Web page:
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Originally posted by IchiNiSan
Look buddy, stop being low and stop accusing people of being agents.
Why so worried? Actually "worried" is not the right term, we are more or less feeling that we should enlighten some of these brainwashed sould who (aka You and Witness etc) has only one-sided story access, biased stories from lying media. You know, we are very compassionate folks here, and would jump into the fire to try saving you.
Fortunately my superior also know that he is paying me too less to continue trying to convince people who would never listen to the other side of the story, refusing to listen or trying to understand that life is more complex and not always black and white. And will only stubbornly hold on their beliefs, their religions.
So I'm a free man now, well yeah, you do get certain privilege if you are like. You know, I am allowed even to unlimitedly access ATS, not so special though , heard that the other 1.35b (my guesses more) here can also do that, grrrr
1) Did you read my post at all? It is showing a rather neutral Times' article, including MY comments and MY personal opinions. Have you even bothered to read the article or read my post.
2) Have you even bothered to read those articles, then you might start to think more than only jumping in the boat trying to protect "his holiness".
Americans or Europeans won't have any "internet brigade" (if such a thing is true)??
4) If you don't even bother to read my posts or the sources I provide, then why you don't simply press that IGNORE button.
If you don't share MY opinion, you are free to reply (to debate) or IGNORE it, but for god's sake stop being so low and trying TO INFLUENCE OTHER BY DISCREDITING all Chinese members of ATS for being propaganda/disinfo agents.
The Chinese government’s effort is the clearest sign yet of its concern that the Tibet unrest, as well as antigovernment protests over Darfur, could disrupt the Olympic Games this summer in Beijing.
The government appears to be blocking foreign Web sites inside China and censoring foreign television broadcasts here about Tibet. Youtube.com was blocked after the riots began, and CNN and BBC broadcasts regularly go black after mention of riots in Tibet. The New York Times Web site appears to have been blocked or censored in recent days.
Alongside the ramped-up security, the region's top officials have ordered boosted ideological education and ramped-up propaganda in Tibet to build anti-separatist sentiment and to vilify the Dalai Lama after the protests, another official newspaper said Thursday.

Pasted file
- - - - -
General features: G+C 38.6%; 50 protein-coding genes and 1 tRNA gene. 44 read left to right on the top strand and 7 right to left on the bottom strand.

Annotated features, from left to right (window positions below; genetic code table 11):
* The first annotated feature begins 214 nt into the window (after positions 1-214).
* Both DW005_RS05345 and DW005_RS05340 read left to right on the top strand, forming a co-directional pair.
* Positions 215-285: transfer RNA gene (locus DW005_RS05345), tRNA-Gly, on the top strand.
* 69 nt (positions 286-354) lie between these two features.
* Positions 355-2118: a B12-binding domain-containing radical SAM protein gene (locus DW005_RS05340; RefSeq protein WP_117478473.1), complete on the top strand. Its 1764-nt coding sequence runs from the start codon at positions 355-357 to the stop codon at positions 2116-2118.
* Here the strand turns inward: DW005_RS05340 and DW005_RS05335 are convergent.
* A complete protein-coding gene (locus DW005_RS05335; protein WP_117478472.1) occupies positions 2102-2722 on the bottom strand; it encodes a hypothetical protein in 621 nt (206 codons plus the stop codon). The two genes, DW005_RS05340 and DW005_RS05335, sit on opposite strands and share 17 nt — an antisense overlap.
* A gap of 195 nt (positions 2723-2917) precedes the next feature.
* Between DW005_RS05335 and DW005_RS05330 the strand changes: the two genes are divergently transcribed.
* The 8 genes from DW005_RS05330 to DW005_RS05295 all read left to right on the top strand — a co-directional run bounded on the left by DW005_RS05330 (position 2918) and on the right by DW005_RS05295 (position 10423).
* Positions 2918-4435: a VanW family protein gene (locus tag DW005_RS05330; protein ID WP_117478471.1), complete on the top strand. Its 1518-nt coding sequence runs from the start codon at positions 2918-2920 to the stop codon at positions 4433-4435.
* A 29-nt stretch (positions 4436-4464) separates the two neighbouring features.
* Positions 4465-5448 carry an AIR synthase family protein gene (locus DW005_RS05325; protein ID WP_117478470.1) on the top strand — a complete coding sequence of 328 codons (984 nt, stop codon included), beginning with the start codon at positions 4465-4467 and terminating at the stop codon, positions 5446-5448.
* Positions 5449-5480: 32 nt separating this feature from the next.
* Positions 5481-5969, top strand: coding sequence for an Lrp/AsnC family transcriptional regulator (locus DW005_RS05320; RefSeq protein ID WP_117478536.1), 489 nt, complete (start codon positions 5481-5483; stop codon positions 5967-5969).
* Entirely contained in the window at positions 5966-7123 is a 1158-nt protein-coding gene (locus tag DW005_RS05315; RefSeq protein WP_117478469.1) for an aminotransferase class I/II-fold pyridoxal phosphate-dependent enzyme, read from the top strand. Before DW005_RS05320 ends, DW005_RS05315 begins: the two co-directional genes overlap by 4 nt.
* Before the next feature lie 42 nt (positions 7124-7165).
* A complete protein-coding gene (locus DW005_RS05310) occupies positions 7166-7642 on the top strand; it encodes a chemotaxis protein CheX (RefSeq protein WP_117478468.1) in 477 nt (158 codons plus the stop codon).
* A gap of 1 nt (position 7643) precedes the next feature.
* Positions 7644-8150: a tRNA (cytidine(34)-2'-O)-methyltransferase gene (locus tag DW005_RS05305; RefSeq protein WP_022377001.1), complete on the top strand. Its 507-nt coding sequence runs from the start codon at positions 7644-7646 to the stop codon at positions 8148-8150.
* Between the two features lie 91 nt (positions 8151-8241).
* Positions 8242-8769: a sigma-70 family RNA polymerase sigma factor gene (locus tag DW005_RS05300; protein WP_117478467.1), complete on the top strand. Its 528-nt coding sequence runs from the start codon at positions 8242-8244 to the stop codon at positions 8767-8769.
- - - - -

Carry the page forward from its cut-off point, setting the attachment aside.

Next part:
Zhang ordered officials to boost ideological education among young people, focusing on negative portrayals of Tibet prior to the communist invasion in 1950 and continued vilification of the Dalai Lama's political agenda.
"Unceasingly build up the foundation of the masses to oppose separatism," Zhang was quoted as saying.
In an even more revealing statement, Zhang appeared to indicate at least some local officials had shown themselves as insufficiently loyal during the recent unrest.
"We absolutely will not condone violations of political and organizational discipline and will definitely find those responsible and meet out harsh punishment," said Zhang, a protege of president and party chief Hu Jintao, who was the communist boss of Tibet during the last major protests there in 1989.
Beijing claims that the Dalai Lama's status as a "Western pawn" is proved by CIA funding to the Tibetan resistance fighters in the 1950s and '60s. Former CIA agents Kenneth Knaus and Tom Laird have both written books on the CIA's involvement in the Tibetan guerilla resistance movement, which movement was never controlled by the pacifistic Dalai Lama. These books and other historical documents and testimony show that the Tibetan resistance was very much an indigenous reaction by Tibetans to China's invasion of their homeland. Tibetans were willing to take any help against so large an occupying force, and the CIA's view of Tibet's utility in a global war against communism doesn't detract from the legitimacy of the Tibetan cause. The elites of the US and other liberal democracies now prioritize trade with China, and much of their pressure to act on Tibet comes from grassroots public sympathy.